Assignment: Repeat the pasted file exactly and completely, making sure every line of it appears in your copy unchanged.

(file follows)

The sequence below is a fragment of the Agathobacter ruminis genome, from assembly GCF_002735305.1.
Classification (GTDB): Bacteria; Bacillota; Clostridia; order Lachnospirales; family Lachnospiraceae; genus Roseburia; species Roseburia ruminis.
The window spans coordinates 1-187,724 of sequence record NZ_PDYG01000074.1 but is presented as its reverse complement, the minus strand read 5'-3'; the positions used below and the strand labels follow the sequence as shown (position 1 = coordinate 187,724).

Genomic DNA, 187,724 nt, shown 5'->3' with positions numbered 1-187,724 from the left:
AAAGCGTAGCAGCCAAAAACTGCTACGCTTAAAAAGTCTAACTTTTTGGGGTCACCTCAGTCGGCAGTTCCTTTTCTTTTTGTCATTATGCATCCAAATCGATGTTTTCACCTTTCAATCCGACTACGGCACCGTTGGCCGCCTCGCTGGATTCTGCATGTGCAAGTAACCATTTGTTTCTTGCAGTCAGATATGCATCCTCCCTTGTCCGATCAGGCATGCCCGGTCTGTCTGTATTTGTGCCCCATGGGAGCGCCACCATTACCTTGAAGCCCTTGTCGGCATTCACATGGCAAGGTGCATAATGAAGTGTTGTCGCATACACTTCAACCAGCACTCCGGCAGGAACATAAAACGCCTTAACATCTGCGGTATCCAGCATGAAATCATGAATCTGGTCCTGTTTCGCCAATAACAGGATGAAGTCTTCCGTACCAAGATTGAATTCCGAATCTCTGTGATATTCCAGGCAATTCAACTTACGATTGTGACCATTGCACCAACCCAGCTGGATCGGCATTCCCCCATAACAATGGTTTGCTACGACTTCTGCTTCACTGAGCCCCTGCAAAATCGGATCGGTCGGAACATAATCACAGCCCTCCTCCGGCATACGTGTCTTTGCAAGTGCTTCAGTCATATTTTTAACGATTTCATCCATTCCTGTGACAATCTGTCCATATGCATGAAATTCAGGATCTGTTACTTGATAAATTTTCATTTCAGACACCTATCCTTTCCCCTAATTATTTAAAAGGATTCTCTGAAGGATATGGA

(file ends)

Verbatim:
The sequence below is a fragment of the Agathobacter ruminis genome, from assembly GCF_002735305.1.
Classification (GTDB): Bacteria; Bacillota; Clostridia; order Lachnospirales; family Lachnospiraceae; genus Roseburia; species Roseburia ruminis.
The window spans coordinates 1-187,724 of sequence record NZ_PDYG01000074.1 but is presented as its reverse complement, the minus strand read 5'-3'; the positions used below and the strand labels follow the sequence as shown (position 1 = coordinate 187,724).

Genomic DNA, 187,724 nt, shown 5'->3' with positions numbered 1-187,724 from the left:
AAAGCGTAGCAGCCAAAAACTGCTACGCTTAAAAAGTCTAACTTTTTGGGGTCACCTCAGTCGGCAGTTCCTTTTCTTTTTGTCATTATGCATCCAAATCGATGTTTTCACCTTTCAATCCGACTACGGCACCGTTGGCCGCCTCGCTGGATTCTGCATGTGCAAGTAACCATTTGTTTCTTGCAGTCAGATATGCATCCTCCCTTGTCCGATCAGGCATGCCCGGTCTGTCTGTATTTGTGCCCCATGGGAGCGCCACCATTACCTTGAAGCCCTTGTCGGCATTCACATGGCAAGGTGCATAATGAAGTGTTGTCGCATACACTTCAACCAGCACTCCGGCAGGAACATAAAACGCCTTAACATCTGCGGTATCCAGCATGAAATCATGAATCTGGTCCTGTTTCGCCAATAACAGGATGAAGTCTTCCGTACCAAGATTGAATTCCGAATCTCTGTGATATTCCAGGCAATTCAACTTACGATTGTGACCATTGCACCAACCCAGCTGGATCGGCATTCCCCCATAACAATGGTTTGCTACGACTTCTGCTTCACTGAGCCCCTGCAAAATCGGATCGGTCGGAACATAATCACAGCCCTCCTCCGGCATACGTGTCTTTGCAAGTGCTTCAGTCATATTTTTAACGATTTCATCCATTCCTGTGACAATCTGTCCATATGCATGAAATTCAGGATCTGTTACTTGATAAATTTTCATTTCAGACACCTATCCTTTCCCCTAATTATTTAAAAGGATTCTCTGAAGGATATGGA